FIT-Barnard Collaboration Challenges Students to Make Art with Code

FIT, like the creative industries it serves, thrives on collaboration. One professor took that to an entirely new level with a course that brought together FIT and Barnard College students to make art using code.

Back view of students in a room with fuchsia lighting.
Students attend a lecture in Barnard’s Movement Lab for Arts and Computing in NYC.

Arts and Computing in NYC, taught in the fall of 2021, was the brainchild of assistant professor of Science and Math Maria Hwang and Barnard professor Mark Santolucito. They expressly paired creative and quantitative students from both institutions, then challenged them to demonstrate their leaning with interactive, computer-aided art installations.

“We wanted something they can build from scratch, something that they take responsibility for—basically do a performance for an audience out in the wild,” Hwang says.

The lectures, which alternated between the two schools, introduced students to computing concepts, with help from guest lecturers from the FIT community. The topics covered ranged from predictive analytics to digital music to NFTs. The course culminated with a two-day interactive exhibition in Barnard’s Movement Lab, where visitors could experience the students’ creations.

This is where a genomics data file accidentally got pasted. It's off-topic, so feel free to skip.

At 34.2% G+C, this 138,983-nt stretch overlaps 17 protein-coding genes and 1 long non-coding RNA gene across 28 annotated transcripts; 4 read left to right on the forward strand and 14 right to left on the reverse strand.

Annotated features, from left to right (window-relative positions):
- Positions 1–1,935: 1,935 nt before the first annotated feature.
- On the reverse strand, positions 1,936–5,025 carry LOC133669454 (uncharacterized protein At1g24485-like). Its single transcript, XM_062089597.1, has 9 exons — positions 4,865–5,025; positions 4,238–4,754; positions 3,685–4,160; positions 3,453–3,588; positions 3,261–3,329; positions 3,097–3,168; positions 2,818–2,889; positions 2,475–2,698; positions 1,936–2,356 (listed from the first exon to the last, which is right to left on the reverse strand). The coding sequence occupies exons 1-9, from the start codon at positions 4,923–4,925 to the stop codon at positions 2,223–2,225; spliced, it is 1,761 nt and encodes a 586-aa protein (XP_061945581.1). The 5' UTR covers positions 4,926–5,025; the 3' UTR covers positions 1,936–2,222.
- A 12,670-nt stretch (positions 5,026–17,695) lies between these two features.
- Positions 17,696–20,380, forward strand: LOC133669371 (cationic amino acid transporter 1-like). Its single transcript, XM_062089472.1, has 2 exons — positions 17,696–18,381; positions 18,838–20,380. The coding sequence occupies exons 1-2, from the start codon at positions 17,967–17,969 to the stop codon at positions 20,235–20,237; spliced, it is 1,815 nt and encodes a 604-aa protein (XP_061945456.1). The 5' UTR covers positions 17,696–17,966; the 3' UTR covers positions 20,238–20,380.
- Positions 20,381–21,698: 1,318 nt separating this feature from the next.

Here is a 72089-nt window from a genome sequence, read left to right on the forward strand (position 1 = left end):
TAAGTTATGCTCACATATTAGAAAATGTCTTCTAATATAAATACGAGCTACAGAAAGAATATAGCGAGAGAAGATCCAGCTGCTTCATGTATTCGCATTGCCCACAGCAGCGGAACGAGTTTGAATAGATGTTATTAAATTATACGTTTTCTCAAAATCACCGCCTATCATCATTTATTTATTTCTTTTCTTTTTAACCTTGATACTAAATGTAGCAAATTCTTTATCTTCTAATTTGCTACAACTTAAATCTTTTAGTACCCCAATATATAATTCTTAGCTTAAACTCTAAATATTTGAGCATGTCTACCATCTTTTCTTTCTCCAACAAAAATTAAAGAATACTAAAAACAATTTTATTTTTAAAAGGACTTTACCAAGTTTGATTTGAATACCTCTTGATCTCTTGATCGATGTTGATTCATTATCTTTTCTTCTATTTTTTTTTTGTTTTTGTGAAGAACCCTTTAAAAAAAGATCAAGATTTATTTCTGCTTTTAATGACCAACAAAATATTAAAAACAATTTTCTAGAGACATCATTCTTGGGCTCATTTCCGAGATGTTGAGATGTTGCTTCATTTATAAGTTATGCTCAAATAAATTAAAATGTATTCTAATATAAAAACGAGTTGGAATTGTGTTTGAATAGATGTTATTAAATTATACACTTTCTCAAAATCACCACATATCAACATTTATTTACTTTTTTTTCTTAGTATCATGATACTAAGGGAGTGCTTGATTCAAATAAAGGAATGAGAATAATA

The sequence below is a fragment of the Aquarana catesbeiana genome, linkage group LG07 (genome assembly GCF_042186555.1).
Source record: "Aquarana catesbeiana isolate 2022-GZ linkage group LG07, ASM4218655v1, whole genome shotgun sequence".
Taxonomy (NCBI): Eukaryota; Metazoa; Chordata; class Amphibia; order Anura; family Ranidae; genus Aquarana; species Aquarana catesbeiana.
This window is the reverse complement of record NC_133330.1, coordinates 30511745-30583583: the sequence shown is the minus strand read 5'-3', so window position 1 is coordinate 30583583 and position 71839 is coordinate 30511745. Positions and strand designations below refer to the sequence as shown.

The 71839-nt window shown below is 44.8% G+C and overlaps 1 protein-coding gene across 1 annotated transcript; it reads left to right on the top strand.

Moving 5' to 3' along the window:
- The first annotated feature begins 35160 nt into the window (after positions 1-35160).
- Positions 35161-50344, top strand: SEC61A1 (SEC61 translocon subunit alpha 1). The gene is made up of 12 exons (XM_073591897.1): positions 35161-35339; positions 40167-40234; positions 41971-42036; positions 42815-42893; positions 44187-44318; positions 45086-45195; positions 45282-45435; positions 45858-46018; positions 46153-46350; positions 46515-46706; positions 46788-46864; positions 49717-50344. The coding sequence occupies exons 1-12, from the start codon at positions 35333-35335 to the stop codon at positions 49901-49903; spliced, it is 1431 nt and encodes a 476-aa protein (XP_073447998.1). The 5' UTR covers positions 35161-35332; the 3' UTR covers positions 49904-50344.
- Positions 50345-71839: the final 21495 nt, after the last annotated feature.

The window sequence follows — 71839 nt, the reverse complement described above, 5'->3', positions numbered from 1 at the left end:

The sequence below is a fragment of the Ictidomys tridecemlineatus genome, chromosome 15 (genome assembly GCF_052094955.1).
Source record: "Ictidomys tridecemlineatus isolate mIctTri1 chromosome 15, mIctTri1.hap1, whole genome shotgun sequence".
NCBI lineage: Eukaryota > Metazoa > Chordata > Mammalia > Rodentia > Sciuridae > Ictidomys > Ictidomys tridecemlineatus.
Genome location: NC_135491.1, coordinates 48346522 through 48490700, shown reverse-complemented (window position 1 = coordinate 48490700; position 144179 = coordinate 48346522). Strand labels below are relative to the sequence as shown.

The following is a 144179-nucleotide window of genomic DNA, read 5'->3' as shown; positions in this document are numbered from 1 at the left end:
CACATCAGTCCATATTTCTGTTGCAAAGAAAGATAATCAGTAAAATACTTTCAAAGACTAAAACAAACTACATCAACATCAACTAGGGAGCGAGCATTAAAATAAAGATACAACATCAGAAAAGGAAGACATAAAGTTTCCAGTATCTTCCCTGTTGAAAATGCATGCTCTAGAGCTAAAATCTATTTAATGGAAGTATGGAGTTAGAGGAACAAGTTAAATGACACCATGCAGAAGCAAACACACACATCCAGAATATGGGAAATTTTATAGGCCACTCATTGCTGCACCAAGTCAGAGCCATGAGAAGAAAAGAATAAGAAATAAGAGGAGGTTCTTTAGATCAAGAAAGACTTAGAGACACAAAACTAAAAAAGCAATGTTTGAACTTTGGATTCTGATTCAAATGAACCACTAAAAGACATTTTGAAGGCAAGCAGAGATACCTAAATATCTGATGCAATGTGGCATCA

Students seated on the floor in blue-lighted room
Students in Arts and Computing in NYC visit Barnard’s Movement Lab to conceptualize their final projects.

One project, intended to reacquaint a person with their body, put the blindfolded visitor into a sweatshirt filled with sensors and invited them to move around, with the sweatshirt’s wiring translating the movements into sounds played back to the wearer. Another project, an abstract representation of the universe, consisted of yarn and lights stretched over an egg-shaped frame, with lighting that responded to the visitor’s distance from the exhibit.

The class encountered logistical challenges—such as the challenge of transporting a large sculpture over 90 Manhattan blocks—but the process of learning pushed the students into unexpected collaborations. That, Hwang says, is a valuable skill for any creative worker.

Woman in a mask creates shadow patterns on the wall of a dark room.
Deborah Berhanu, associate professor of material science at FIT, presents a lecture on nanomaterials for the class Arts and Computing in NYC.

“You are not going to be working in silos,” she tells her students. “You are going to be working with the data scientists, with a product manager or project manager, with somebody more technical, somebody who doesn’t know anything about technology, and you need to be able to navigate that world.”

In fact, it’s why she’s a proponent of teaching computer science at an arts school.

“In computer science, we are always interdisciplinary,” Hwang says. “That’s where we’re going in the future. So why not have the lingo, and the skills, to communicate your expertise?”

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